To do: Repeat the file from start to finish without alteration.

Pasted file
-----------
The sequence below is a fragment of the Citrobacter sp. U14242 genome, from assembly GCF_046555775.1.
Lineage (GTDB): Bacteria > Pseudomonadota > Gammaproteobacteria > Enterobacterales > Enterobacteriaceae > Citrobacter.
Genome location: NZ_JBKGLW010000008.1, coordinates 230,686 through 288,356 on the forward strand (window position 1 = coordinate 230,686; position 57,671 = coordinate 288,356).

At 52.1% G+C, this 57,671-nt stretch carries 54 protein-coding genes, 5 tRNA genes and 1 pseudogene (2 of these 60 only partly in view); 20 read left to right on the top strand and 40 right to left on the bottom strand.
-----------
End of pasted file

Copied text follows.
The sequence below is a fragment of the Citrobacter sp. U14242 genome, from assembly GCF_046555775.1.
Lineage (GTDB): Bacteria > Pseudomonadota > Gammaproteobacteria > Enterobacterales > Enterobacteriaceae > Citrobacter.
Genome location: NZ_JBKGLW010000008.1, coordinates 230,686 through 288,356 on the forward strand (window position 1 = coordinate 230,686; position 57,671 = coordinate 288,356).

At 52.1% G+C, this 57,671-nt stretch carries 54 protein-coding genes, 5 tRNA genes and 1 pseudogene (2 of these 60 only partly in view); 20 read left to right on the top strand and 40 right to left on the bottom strand.